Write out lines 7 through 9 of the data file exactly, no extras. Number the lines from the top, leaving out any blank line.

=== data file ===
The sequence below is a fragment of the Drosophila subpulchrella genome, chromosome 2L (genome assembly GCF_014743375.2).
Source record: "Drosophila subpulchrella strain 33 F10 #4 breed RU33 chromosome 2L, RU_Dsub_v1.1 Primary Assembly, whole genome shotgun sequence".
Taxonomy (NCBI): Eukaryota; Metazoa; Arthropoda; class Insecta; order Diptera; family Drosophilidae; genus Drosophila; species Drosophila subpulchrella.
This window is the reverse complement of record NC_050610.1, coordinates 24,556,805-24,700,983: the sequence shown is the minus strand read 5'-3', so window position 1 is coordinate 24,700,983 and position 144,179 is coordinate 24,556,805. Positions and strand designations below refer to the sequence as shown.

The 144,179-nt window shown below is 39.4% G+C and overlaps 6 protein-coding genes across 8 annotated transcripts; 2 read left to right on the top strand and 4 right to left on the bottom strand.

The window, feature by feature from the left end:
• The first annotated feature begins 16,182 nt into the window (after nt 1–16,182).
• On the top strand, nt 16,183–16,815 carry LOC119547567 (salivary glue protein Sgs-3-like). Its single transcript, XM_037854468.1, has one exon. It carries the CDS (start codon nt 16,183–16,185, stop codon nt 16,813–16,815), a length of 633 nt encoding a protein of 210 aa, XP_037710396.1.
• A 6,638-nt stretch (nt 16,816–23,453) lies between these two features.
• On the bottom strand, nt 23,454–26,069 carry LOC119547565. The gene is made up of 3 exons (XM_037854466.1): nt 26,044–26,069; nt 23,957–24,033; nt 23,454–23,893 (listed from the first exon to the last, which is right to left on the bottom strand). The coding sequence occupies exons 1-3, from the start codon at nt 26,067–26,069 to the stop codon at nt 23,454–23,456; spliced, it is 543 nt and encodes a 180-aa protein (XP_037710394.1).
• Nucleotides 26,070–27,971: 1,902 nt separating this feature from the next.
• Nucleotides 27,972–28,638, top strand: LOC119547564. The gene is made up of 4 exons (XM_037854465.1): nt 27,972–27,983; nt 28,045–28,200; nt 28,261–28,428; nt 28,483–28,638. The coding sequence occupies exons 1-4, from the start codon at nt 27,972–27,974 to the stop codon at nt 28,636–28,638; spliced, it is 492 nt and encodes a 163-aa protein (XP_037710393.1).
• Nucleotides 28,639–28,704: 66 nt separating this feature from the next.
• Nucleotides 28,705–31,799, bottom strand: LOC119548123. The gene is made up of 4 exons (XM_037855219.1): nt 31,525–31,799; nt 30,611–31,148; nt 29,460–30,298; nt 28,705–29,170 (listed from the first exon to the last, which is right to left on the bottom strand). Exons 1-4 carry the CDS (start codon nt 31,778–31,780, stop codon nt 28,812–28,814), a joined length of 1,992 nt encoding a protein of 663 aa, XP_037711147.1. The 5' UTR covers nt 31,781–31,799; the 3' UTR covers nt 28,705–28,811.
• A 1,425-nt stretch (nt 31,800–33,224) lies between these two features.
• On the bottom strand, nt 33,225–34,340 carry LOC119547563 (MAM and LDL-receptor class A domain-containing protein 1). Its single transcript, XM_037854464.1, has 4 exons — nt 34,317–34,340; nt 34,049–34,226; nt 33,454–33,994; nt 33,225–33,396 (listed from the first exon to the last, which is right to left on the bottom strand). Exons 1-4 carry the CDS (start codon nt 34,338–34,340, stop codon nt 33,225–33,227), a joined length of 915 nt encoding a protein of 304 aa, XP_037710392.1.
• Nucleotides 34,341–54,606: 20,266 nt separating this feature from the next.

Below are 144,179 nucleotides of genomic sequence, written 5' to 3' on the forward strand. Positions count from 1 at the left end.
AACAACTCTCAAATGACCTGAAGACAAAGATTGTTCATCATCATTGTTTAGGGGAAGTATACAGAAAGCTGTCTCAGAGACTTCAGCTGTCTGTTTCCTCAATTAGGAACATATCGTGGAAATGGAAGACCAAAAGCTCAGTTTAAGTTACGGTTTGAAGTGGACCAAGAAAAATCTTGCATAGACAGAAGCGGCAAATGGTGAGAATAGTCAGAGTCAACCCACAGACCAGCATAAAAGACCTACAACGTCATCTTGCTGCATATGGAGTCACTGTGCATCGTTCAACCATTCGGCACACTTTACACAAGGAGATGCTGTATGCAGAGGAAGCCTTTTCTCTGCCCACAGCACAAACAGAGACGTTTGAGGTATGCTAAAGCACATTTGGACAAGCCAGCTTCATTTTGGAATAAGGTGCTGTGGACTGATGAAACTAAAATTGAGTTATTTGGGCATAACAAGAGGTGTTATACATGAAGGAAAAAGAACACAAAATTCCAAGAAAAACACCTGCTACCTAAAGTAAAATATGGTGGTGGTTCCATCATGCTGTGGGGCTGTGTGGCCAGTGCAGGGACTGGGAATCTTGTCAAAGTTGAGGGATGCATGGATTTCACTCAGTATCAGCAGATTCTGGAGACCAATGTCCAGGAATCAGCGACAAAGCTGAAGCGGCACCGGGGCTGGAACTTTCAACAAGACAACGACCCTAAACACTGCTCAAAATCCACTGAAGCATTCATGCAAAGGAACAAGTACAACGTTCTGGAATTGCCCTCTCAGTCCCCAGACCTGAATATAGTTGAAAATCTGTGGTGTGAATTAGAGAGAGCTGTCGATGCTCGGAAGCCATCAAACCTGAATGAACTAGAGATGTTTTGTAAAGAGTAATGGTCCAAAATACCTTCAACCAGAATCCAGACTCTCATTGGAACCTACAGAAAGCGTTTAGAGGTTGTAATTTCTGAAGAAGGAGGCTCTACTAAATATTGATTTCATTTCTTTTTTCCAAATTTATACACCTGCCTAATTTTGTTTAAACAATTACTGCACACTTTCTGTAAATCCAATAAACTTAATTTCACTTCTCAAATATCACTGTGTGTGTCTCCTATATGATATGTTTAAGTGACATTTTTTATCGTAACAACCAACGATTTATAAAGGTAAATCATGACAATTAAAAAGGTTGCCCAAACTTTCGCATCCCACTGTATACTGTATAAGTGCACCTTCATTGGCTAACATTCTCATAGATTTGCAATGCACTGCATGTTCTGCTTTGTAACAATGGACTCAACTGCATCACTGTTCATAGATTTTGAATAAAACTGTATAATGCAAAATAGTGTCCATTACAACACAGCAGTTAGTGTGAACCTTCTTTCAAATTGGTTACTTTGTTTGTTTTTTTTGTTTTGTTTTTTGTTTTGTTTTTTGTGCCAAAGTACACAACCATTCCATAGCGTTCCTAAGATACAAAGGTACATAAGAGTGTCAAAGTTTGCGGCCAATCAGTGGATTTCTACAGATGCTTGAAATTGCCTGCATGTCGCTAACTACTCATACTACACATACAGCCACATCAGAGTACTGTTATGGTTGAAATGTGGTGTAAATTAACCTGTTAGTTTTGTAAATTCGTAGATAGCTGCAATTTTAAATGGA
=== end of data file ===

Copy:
• The first annotated feature begins 16,182 nt into the window (after nt 1–16,182).
• On the top strand, nt 16,183–16,815 carry LOC119547567 (salivary glue protein Sgs-3-like). Its single transcript, XM_037854468.1, has one exon. It carries the CDS (start codon nt 16,183–16,185, stop codon nt 16,813–16,815), a length of 633 nt encoding a protein of 210 aa, XP_037710396.1.
• A 6,638-nt stretch (nt 16,816–23,453) lies between these two features.